Readers, it seems, have reacted variously to the photograph of the happy episcopal couple (see No Comment below). The picture prompts, however, a serious consideration. Is there a logical and necessary connection between women’s ordination (and consecration) and gay marriage? And if so, what is it?
It is, of course, an observable fact that women clergy, by and large, are gay friendly, and that numbers of women bishops have advocated the acceptance of same -sex ‘marriage’. But is there anything in the arguments made for the ordination of women which leads necessarily to support for the ordination of practicing homosexuals and gay marriage? Though the proposition was hotly denied in the lengthy and heated campaign in the Anglican Communion, I think there is.
We can discount, to begin with, all arguments for women’s ordination which claim to be based on scriptural evidence or Christian history.
There is no evidence that Jesus himself deviated in any significant way from the mores of his contemporaries in his attitudes to women. Certainly he entertained no programme for gender equality. The Apostle Paul was no social revolutionary, in this or anything else. Mary Magdalen was not the first to see the risen Lord and was not commissioned by him to proclaim the resurrection. The Junias mentioned in passing in the final paragraph of the Letter to the Romans, was not with any degree of certainty either a woman or an apostle. The evidence for women ministers of any kind among orthodox Christians in the first two centuries is sparse and doubtful. The frescoes in the Catacomb of Priscilla do not represent a concelebration by women priests. The mother of Pope Pascal I was not a bishop. ’Pope Joan’ was a prurient monkish fabrication, later adapted for use by Protestant propagandists.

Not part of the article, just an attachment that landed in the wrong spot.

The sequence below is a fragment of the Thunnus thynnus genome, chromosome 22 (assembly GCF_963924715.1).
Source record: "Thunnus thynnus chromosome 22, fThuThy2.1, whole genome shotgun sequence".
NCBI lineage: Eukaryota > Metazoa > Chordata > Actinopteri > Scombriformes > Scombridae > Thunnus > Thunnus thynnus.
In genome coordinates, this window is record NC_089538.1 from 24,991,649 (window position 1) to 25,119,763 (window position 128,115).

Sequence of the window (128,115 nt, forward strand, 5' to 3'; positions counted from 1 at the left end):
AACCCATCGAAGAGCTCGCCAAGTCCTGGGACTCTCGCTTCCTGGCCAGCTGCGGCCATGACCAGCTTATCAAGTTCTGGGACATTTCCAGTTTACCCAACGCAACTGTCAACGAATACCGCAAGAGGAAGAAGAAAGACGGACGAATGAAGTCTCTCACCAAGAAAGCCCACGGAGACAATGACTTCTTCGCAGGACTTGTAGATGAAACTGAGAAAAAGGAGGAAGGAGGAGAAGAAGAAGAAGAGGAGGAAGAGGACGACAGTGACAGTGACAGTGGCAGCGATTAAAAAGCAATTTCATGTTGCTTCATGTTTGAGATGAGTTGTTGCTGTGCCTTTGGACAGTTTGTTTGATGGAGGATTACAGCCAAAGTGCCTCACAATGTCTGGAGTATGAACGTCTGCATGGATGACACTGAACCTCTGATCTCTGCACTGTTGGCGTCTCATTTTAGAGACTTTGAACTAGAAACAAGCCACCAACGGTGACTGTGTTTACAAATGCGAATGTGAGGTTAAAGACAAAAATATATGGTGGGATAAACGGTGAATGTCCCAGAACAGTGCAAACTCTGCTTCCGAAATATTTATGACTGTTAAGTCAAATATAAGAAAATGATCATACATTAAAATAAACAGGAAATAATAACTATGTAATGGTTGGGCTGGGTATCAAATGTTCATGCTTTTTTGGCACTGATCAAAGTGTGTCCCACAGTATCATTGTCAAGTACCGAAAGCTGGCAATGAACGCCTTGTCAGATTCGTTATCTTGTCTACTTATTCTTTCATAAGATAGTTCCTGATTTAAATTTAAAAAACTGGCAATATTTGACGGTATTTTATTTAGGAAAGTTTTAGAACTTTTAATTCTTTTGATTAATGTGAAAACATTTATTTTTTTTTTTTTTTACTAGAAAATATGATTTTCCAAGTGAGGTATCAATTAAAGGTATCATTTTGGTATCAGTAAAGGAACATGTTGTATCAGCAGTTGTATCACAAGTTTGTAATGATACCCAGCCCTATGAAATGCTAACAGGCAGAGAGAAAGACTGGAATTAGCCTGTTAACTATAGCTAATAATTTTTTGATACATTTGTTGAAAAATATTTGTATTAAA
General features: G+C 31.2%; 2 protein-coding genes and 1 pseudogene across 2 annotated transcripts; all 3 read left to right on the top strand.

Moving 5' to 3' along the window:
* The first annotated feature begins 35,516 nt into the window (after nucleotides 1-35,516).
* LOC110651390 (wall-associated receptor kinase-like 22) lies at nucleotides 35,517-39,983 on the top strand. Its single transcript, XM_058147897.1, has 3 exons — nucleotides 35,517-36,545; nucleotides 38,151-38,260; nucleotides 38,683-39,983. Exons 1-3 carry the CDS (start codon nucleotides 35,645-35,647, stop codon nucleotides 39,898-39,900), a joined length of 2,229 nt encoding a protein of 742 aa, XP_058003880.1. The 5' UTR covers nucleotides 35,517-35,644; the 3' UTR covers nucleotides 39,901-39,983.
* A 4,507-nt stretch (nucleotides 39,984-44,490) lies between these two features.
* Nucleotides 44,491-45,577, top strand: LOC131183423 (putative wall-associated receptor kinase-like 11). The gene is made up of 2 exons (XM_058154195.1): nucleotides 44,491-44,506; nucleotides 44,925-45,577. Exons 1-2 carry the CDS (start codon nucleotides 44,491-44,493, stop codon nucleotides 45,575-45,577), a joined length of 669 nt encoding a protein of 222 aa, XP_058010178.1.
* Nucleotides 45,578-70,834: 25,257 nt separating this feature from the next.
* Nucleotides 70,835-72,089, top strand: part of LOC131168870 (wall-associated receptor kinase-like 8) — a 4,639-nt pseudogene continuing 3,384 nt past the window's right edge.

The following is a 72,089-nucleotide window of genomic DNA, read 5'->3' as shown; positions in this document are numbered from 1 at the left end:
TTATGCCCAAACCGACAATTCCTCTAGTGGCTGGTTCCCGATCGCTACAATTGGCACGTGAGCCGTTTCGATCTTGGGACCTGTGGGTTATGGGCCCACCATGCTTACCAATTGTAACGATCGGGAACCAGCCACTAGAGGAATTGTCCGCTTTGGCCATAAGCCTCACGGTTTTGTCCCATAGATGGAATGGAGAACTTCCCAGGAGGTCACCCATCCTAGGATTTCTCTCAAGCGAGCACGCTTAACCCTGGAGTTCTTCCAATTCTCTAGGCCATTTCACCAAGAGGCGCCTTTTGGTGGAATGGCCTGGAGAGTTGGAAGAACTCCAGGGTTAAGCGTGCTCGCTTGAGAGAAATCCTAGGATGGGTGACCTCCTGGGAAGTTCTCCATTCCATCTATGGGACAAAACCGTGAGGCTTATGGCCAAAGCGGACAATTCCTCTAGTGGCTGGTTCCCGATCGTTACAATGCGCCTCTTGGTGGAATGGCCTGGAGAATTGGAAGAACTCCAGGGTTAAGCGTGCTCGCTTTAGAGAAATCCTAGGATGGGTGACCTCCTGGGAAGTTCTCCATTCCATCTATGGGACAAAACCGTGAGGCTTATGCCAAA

All these speculations (and more) simply continue the popular nineteenth century parlour game whereby Jesus was claimed to be almost anything from a primitive socialist to an upholder of Art-for-Art’s-Sake. All stub their toe on the rock of anachronism. Thoughts which were commonplace in the nineteenth and twentieth centuries were simply unthinkable in the first.
There being no historical or scriptural arguments we must look elsewhere.
The strong suits of the supporters of women’s ordination are ‘equality’ and ‘inclusion’. These can be made to seem a mere matter of good manners – ‘fairness’ and ‘fair play’. But ‘equality’, especially, is a far more serious matter. With it we are more in the territory of Benedict Spinoza than of Jean-Jacques Rousseau.
Christianity, it is evident from the best part of two millennia of doctrinal development, is a religion of hierarchy (‘Our Father who art in heaven’) and particularity (‘How odd of God to choose the Jews’). Radical egalitarianism is opposed to both. The post-Christian theologian, Daphne Hampson puts it nicely:
‘…I am not a Christian because I do not believe that there could be this particularity. I do not believe, whatever I may mean by God, that it could be said of God that God could be differently related to one age or people than God is related to all ages and people…Thus I do not, for example, think that there could be a human person (which Christians must proclaim) who stood in a different relationship to God than do other human beings.’
So, no Incarnation. And, by inference, no distinctive or defining roles which might be attributed either to Nature or to God (deus sive natura, as Spinoza would have it). Not only, then, does the doctrine of equality require women’s ordination. It demolishes at a stroke all roles and functions in social life. True a number of inconvenient biological issues remain; but advancing techniques of surgery and hormonal treatment can be relied upon to bring the actual into line with the ideal.
Thus, not only do the arguments in favour of women’s ordination lead directly to the support of same-sex marriage; they attack Christianity at the most basic level. They render the image patterns and presuppositions upon which the religion is founded, untenable and incomprehensible. Once the Equality Doctrine is grasped in all its rigour, no longer can there be talk, among intelligent people, of a Creator God who disposes all things according to his will, and who enters the world be has made to redeem it and to unite it once more to himself. In the new doctrine, man ceases to be a divine creation, unique to himself, and becomes a self-defining entity, equivalent to every other.